Impact of HF Medication Adherence on Hospitalization and Mortality Outcomes
Is the association between heart failure (HF) symptoms and the composite endpoint of hospitalization/death explained by medication adherence?
A secondary analysis was conducted of 2 tandem, prospective studies with parallel methods on medication adherence using the Medication Event Monitoring System (MEMS), with up to 3.5 years of follow-up in patients with HF. Patients were enrolled in outpatient clinics and inpatient hospital stays for HF. Demographic, clinical, symptom, medication adherence, and outcomes data were analyzed for 219 patients enrolled in the parent study. Patient data were analyzed according to those who had symptoms and those who did not have symptoms during the data collection period. Two medications, beta-blockers and angiotensin-converting enzyme inhibitors, were used to measure HF medication adherence. The cutoff of 88% was used to determine adherence.
Patients from the 2 prospective studies who reported having symptoms during the previous 3 months were younger, had greater body mass index, and were less likely to take angiotensin-converting enzyme inhibitors than those who reported not having symptoms. Ninety patients (41%) were non-adherent to HF medications: 66 (46%) with symptoms during the previous 3 months and 24 (32%) without symptoms. In all, 4 cardiac deaths and 46 cardiac-related hospitalizations occurred during the follow-up period: 38 events for patients who had symptoms during the previous 3 months and 12 events for patients without symptoms. Kaplan-Meier survival estimates of time-to-event plots demonstrated that cardiac event-free survival was worse among patients with symptoms than those without symptoms (p = 0.039). After modelling the data using medication adherence, HF symptoms were not significant predictors of event-free survival (p = 0.091), indicating mediation.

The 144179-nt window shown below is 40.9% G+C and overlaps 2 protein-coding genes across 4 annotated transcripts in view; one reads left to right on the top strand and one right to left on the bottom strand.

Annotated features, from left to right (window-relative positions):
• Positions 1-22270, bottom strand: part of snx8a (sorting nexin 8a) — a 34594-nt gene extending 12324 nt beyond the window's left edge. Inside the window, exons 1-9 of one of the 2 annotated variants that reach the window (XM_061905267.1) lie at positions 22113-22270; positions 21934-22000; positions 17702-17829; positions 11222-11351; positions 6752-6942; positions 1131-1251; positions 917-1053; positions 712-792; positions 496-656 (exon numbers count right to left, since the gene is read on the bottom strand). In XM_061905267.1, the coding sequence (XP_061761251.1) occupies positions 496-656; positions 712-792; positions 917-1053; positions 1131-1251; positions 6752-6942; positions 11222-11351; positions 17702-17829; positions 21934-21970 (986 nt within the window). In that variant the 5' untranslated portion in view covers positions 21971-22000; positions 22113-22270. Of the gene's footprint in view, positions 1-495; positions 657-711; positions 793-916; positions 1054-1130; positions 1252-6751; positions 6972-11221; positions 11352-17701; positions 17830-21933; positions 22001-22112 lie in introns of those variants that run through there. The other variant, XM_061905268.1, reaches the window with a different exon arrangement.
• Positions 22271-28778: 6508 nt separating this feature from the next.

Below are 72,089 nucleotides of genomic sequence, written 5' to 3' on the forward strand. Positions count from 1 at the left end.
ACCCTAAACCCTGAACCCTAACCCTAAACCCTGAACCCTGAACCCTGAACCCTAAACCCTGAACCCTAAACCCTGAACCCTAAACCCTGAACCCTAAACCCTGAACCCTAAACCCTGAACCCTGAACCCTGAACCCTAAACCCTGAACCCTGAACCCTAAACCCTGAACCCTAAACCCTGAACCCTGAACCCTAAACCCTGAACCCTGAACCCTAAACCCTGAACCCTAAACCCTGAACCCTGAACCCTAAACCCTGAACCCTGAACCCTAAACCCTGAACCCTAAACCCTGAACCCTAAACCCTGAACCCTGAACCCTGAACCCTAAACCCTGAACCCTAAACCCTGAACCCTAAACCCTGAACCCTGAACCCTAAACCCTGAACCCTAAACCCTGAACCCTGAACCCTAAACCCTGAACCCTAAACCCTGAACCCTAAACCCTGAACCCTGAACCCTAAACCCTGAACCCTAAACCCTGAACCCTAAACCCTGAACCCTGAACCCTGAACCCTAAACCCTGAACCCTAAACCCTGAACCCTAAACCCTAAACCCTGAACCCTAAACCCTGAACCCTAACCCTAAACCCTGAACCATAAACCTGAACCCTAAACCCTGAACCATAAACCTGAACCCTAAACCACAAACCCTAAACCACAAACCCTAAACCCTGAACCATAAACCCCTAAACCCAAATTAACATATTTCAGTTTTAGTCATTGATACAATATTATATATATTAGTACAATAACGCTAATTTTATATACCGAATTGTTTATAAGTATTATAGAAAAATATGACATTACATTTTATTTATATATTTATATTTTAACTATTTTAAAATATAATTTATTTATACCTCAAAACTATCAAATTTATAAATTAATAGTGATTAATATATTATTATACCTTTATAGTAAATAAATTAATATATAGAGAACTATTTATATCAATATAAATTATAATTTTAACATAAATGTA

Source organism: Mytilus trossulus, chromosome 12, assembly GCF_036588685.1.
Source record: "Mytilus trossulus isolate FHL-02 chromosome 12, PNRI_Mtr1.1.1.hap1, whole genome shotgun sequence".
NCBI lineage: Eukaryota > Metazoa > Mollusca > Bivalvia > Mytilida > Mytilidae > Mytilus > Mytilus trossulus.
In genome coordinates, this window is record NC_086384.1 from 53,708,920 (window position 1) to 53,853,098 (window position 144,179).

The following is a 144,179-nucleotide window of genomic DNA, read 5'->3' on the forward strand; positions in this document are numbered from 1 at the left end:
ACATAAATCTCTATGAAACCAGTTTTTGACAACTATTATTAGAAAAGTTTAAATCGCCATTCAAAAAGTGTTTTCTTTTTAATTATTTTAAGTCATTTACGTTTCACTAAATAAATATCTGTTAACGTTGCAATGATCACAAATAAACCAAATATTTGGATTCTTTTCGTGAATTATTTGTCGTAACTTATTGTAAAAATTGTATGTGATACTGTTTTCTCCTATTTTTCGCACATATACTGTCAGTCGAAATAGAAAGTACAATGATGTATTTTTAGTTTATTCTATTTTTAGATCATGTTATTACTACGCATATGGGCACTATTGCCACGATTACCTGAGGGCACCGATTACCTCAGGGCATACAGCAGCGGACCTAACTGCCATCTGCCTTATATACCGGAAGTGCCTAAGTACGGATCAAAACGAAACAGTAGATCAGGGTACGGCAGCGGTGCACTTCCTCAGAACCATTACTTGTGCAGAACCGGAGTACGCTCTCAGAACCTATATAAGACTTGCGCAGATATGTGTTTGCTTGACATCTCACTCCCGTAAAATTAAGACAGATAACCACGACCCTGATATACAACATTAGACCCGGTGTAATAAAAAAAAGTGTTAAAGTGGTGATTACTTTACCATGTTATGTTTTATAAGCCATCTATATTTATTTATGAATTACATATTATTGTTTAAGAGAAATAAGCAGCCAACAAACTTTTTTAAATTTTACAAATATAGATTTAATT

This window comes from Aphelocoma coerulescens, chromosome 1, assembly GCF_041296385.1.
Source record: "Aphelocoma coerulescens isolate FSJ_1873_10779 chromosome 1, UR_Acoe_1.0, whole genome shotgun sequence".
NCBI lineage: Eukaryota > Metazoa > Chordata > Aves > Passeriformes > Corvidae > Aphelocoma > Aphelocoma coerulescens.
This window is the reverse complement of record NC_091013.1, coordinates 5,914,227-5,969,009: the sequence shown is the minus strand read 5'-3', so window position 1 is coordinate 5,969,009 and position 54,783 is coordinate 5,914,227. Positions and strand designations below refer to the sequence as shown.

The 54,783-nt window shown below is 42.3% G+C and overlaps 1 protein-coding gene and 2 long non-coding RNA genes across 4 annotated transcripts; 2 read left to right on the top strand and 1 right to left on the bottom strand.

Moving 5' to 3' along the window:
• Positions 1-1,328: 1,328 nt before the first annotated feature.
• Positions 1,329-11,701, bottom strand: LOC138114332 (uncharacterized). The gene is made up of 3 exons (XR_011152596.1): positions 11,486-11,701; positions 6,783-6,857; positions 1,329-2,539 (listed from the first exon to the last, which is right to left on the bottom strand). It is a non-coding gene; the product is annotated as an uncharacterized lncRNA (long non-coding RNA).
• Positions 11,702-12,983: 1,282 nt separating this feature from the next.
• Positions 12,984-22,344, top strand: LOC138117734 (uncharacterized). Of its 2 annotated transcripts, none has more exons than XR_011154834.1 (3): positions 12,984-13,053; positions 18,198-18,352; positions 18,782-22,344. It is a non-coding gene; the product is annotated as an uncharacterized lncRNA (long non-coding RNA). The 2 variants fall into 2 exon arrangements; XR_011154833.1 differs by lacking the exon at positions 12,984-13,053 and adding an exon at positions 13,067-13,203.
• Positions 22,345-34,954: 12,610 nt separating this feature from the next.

In this study, patients who adhered to their prescribed HF medications had fewer HF symptoms, and medication adherence mediated the relationship between HF symptoms and cardiac event-free survival.
In this secondary analysis, sample data from two medication adherence studies were combined to determine the influence of medication adherence on symptoms and the health outcomes of hospital readmission and death. Although the MEMS is a valid and reliable measure of medication adherence, individual differences in the samples might have produced bias in the parent observational study. For example, left ventricular ejection fraction, HF etiology, and diabetes were controlled in the analysis, but patients with HF often have multiple co-morbid conditions that might affect HF outcomes. Patients who were recruited from the outpatient setting were younger and might have been healthier than those enrolled in the in-patient hospital. Nonetheless, this analysis is an important step in better understanding variability in medication adherence and potential impact on worsening symptoms and outcomes.
Keywords: Heart Failure, Medication Adherence, Patient Readmission, Outpatients, Inpatients, Hospitalization, Adrenergic beta-Antagonists, Angiotensin-Converting Enzyme Inhibitors
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